Test data management is a popular way to address the challenges of putting systems through their paces without using real-world data. You may wonder, though, what projects will benefit from the help of a test data management service provider. Here are four of the most common projects that employ TDM.
One of the biggest reasons to substitute realistic fake data for real data is security. If you're testing an online banking portal, for example, you probably aren't in a position to utilize the real-world users' data from your system. You're not going to play around with legitimate accounts or even clones of them. No one in their right mind would risk exposing real data from a secure transactional environment through tests of an unproven system so making facsimiles is probably the best option.
Analysis and Overfitting
Even if you're in a position to safely use real data, there are some scenarios where you want to avoid it for testing-centered reasons. If you're working with a statistically driven system for something like stock market analytics, for example, there's a risk that using the real-world data could lead to models that are overly fitted to the data. When you then perform test runs with the real data, there's a risk that you'll get solid matches not because the system is good but because it already knows the answers to the questions.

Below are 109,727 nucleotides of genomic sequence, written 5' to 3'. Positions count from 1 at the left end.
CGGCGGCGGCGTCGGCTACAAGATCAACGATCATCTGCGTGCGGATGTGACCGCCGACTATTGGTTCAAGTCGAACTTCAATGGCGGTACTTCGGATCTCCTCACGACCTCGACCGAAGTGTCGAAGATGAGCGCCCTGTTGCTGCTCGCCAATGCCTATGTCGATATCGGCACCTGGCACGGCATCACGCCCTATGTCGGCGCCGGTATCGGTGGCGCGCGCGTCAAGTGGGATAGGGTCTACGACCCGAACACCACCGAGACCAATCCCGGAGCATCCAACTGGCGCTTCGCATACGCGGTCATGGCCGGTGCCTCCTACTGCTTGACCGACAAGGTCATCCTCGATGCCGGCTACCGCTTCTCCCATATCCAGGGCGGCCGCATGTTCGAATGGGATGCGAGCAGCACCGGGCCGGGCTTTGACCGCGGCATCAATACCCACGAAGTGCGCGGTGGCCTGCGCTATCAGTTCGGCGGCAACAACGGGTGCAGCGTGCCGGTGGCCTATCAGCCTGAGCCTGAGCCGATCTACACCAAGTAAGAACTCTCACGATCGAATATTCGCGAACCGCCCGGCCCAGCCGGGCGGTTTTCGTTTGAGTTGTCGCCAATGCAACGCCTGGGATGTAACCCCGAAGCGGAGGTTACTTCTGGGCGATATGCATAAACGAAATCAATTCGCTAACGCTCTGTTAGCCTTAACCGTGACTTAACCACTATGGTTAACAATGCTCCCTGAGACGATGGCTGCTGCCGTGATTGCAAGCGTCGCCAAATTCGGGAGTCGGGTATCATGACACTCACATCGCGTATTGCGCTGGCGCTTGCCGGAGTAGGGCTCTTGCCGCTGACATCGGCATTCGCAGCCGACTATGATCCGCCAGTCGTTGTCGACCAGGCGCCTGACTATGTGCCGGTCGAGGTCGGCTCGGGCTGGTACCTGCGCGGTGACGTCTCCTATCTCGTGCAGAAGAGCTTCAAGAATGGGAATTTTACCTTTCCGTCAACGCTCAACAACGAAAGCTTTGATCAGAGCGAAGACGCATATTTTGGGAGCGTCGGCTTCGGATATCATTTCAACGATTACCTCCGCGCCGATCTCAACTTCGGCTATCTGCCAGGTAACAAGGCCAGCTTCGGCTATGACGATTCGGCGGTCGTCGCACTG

Startup Projects and Scalability
Sometimes the database you have just doesn't have enough entries to get the job done. If you're more worried about precision than accuracy, though, a test data management service company can create several datasets from what you have on hand. This will allow you to grow the test set to a size sufficient for bigger projects.
For example, suppose a startup company wants to test how its mobile app will hold up to the first holiday sales rush. The company doesn't have a ton of customers now, but its projections indicate demand will be several orders of magnitude bigger by November. Rather than dummying data into the system, TDM allows them to create realistic facsimile data for running bigger tests.
If you have extremely sensitive data that can't be exposed to third parties for regulatory reasons, test data management may offer a way to conduct penetration testing without endangering the data. You can set up a target server, for example, with the test data and let skilled penetration testers go wild viewing, editing, and even deleting entries if they break in.